A Party from His Majesty’s ships Resolution & Discovery Shooting sea-horses, Latitude 71 North. John Webber, 1778.
‘This large picture of walruses being shot for food was painted after Webber’s return to London from Cook’s third voyage (1776–80), where he was the official expedition artist.’ (via National Maritime Museum)
‘A selection from a collection of early 20th century lantern slides held at the Fylkesarkivet of Sogn og Fjordane, a county in the west of Norway. The slides are produced by at least two British photographers – professional photographer Samuel J. Beckett and amateur photographer P. Heywood Hadfield, who was a ship’s surgeon employed by the Orient Steam Navigation Company.’ (via Lantern Slides of Norway (ca.1910) | The Public Domain Review)
Hey, this is much appreciated. Thanks for the tumblove!
The museum’s Herbarium has two major NSF grants to digitize and improve the cryptogam collection, like the terrestrial lichens in this photo by Karen Dillman, an ecologist with the Tongass National Forest. The photographer went to grad school with our Herbarium Curator Steffi Ickert-Bond. “She always told me about Alaska… funny enough I ended up here as well.”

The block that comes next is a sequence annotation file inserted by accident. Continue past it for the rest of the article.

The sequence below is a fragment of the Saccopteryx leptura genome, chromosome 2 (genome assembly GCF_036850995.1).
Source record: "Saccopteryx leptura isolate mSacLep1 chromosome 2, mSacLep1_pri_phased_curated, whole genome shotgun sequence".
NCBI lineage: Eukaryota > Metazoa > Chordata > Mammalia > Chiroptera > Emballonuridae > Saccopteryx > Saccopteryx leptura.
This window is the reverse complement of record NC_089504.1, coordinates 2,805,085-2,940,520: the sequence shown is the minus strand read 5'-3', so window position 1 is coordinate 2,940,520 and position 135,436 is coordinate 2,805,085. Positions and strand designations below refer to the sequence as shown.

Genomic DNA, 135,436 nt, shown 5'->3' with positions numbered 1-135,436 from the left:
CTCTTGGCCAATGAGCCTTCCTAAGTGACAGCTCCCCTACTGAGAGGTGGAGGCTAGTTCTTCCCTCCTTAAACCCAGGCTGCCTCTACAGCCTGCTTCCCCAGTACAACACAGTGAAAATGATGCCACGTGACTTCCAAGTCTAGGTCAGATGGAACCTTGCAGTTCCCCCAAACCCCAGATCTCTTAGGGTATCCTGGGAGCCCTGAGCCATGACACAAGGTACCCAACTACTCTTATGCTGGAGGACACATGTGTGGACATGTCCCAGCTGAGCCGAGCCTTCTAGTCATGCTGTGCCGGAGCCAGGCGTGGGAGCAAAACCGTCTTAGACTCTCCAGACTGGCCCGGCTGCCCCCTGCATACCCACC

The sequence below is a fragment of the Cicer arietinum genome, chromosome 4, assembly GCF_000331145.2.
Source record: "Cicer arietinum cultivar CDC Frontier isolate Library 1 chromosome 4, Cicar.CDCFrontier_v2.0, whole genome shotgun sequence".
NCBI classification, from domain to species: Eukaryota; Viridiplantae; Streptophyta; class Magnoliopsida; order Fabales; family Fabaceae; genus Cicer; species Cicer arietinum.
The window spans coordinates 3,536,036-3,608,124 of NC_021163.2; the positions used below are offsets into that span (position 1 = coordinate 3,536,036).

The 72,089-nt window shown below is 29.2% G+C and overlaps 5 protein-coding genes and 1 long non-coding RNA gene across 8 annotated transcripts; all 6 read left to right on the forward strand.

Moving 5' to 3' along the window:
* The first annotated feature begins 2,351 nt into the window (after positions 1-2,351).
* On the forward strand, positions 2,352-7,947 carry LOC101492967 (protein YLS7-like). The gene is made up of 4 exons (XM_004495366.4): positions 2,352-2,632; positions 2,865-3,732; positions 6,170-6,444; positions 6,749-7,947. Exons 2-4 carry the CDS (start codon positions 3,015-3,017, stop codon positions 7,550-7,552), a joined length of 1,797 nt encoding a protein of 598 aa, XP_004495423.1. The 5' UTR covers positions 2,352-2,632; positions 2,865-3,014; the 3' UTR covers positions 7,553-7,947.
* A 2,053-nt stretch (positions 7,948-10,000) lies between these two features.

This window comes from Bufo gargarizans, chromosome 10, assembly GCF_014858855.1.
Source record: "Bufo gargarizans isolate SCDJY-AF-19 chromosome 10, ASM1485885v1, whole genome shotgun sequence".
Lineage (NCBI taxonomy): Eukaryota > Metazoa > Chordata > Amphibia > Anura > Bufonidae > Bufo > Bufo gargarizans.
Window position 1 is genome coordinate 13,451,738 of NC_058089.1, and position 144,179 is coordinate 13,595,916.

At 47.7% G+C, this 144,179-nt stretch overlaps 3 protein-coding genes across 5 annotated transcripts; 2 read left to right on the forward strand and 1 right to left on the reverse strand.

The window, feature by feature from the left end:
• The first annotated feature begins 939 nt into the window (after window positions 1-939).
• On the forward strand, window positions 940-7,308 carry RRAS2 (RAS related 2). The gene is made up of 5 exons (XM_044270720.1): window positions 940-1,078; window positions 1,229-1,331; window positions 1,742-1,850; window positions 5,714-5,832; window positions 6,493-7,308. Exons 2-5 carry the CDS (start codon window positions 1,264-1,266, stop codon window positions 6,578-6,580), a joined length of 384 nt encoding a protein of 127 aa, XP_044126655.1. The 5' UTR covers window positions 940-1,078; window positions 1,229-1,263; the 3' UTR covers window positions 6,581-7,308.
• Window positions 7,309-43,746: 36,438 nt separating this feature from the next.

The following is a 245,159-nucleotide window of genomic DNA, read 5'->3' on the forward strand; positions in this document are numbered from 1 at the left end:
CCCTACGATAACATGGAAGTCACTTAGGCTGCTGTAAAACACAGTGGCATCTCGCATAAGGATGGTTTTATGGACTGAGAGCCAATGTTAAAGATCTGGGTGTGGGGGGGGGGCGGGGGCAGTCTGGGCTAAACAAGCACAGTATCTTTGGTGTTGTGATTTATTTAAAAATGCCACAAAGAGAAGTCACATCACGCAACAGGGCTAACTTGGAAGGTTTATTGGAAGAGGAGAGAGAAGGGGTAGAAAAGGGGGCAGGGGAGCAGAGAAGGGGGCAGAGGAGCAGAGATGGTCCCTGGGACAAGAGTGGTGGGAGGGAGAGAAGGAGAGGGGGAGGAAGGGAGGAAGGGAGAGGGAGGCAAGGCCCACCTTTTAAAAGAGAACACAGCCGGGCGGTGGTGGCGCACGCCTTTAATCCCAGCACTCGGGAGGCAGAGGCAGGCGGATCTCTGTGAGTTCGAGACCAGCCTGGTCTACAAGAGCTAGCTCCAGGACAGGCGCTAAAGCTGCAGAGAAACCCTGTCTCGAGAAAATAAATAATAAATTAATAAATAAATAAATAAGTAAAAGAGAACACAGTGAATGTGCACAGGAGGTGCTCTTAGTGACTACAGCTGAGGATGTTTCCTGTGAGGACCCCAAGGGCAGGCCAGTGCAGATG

Terrestrial lichens are pioneer species in high light environments such as these on the Juneau Icefield, Cladonia bellidiflora (red tips) and the cyano-bacteria-associated Stereocaulon (white).
The terrestrial lichens often found on granitic rocks in the alpine and other high light environments like the Juneau Icefield: Cladonia bellidiflora (red tips), Cladonia cornuta (slender brown), with fragments of Cladonia rangiferina (white with small branches), and Stereocaulon in the lower left.